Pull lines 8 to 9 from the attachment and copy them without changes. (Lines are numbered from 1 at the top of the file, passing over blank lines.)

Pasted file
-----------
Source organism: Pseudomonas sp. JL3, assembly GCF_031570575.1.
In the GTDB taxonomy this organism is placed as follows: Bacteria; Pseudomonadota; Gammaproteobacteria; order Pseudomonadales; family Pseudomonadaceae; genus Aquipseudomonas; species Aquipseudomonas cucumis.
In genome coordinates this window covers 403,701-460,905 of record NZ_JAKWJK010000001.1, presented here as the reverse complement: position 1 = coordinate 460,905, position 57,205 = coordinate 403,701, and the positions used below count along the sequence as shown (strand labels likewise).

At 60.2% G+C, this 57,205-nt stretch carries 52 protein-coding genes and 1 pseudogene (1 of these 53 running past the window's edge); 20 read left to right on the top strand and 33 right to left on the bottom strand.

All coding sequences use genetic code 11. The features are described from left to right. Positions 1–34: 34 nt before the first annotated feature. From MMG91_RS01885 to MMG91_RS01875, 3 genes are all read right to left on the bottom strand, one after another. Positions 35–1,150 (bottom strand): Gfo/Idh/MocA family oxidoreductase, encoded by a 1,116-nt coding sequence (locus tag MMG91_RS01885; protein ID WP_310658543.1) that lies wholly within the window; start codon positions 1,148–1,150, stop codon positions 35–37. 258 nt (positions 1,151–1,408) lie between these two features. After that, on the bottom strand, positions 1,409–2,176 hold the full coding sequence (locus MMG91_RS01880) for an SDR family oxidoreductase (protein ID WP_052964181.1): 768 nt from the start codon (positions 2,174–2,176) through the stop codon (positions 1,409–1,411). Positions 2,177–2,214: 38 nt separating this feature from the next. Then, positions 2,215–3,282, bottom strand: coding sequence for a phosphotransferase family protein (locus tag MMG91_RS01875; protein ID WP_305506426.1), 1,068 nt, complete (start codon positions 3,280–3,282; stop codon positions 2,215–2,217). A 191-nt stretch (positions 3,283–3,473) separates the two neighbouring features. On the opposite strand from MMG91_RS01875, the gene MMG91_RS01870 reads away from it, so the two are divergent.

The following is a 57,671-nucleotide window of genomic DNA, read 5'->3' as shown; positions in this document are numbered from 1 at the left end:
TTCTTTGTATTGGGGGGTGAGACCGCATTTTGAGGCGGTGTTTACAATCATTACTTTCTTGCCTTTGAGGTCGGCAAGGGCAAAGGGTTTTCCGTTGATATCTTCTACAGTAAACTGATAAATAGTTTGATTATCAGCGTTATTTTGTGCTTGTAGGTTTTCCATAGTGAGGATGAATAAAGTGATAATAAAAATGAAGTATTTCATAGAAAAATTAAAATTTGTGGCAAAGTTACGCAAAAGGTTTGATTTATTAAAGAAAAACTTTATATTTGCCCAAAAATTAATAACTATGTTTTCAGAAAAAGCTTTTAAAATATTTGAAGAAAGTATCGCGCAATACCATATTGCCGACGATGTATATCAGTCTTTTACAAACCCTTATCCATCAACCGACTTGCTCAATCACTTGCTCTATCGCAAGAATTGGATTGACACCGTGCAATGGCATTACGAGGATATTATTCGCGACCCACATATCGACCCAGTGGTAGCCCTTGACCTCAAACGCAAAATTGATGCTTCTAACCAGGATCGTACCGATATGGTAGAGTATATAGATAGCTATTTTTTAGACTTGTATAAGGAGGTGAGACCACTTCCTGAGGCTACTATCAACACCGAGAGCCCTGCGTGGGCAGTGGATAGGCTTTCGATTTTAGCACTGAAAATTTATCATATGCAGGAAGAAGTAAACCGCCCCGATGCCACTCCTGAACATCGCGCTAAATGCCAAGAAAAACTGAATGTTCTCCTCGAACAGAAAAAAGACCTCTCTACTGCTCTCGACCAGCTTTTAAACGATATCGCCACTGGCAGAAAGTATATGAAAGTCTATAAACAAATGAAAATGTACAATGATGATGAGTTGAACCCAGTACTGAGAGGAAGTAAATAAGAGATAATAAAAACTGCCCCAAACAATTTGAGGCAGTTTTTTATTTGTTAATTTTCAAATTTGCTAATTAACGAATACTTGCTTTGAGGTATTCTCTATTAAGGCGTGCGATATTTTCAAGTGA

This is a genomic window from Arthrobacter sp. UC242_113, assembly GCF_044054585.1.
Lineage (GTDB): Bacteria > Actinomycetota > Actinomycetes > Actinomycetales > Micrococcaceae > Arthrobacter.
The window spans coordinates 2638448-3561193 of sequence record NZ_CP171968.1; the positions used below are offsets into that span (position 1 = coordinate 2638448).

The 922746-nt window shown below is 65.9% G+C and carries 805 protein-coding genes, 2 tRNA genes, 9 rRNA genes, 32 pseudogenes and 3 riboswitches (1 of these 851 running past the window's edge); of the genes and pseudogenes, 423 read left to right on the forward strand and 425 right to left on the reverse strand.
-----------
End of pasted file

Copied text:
This is a genomic window from Arthrobacter sp. UC242_113, assembly GCF_044054585.1.
Lineage (GTDB): Bacteria > Actinomycetota > Actinomycetes > Actinomycetales > Micrococcaceae > Arthrobacter.